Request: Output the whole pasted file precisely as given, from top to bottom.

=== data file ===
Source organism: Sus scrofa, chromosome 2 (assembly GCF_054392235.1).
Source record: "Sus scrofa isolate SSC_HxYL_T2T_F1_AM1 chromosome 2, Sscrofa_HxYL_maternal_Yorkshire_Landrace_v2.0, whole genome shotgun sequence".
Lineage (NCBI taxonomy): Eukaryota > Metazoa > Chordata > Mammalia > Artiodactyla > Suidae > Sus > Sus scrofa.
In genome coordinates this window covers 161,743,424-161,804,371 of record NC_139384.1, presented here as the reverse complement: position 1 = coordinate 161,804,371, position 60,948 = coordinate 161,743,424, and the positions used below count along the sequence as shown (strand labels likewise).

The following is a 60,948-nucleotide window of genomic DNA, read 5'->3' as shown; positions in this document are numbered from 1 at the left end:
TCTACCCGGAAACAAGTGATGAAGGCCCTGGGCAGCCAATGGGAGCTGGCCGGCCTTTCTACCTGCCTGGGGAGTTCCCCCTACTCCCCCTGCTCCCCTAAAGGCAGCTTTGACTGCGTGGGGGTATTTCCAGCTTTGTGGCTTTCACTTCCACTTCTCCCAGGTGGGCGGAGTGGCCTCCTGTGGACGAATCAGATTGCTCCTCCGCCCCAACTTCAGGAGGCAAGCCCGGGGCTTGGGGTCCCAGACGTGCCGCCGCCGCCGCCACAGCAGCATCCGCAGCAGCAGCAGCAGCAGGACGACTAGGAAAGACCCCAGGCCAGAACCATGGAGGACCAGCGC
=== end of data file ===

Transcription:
Source organism: Sus scrofa, chromosome 2 (assembly GCF_054392235.1).
Source record: "Sus scrofa isolate SSC_HxYL_T2T_F1_AM1 chromosome 2, Sscrofa_HxYL_maternal_Yorkshire_Landrace_v2.0, whole genome shotgun sequence".
Lineage (NCBI taxonomy): Eukaryota > Metazoa > Chordata > Mammalia > Artiodactyla > Suidae > Sus > Sus scrofa.
In genome coordinates this window covers 161,743,424-161,804,371 of record NC_139384.1, presented here as the reverse complement: position 1 = coordinate 161,804,371, position 60,948 = coordinate 161,743,424, and the positions used below count along the sequence as shown (strand labels likewise).

The following is a 60,948-nucleotide window of genomic DNA, read 5'->3' as shown; positions in this document are numbered from 1 at the left end:
TCTACCCGGAAACAAGTGATGAAGGCCCTGGGCAGCCAATGGGAGCTGGCCGGCCTTTCTACCTGCCTGGGGAGTTCCCCCTACTCCCCCTGCTCCCCTAAAGGCAGCTTTGACTGCGTGGGGGTATTTCCAGCTTTGTGGCTTTCACTTCCACTTCTCCCAGGTGGGCGGAGTGGCCTCCTGTGGACGAATCAGATTGCTCCTCCGCCCCAACTTCAGGAGGCAAGCCCGGGGCTTGGGGTCCCAGACGTGCCGCCGCCGCCGCCACAGCAGCATCCGCAGCAGCAGCAGCAGCAGGACGACTAGGAAAGACCCCAGGCCAGAACCATGGAGGACCAGCGC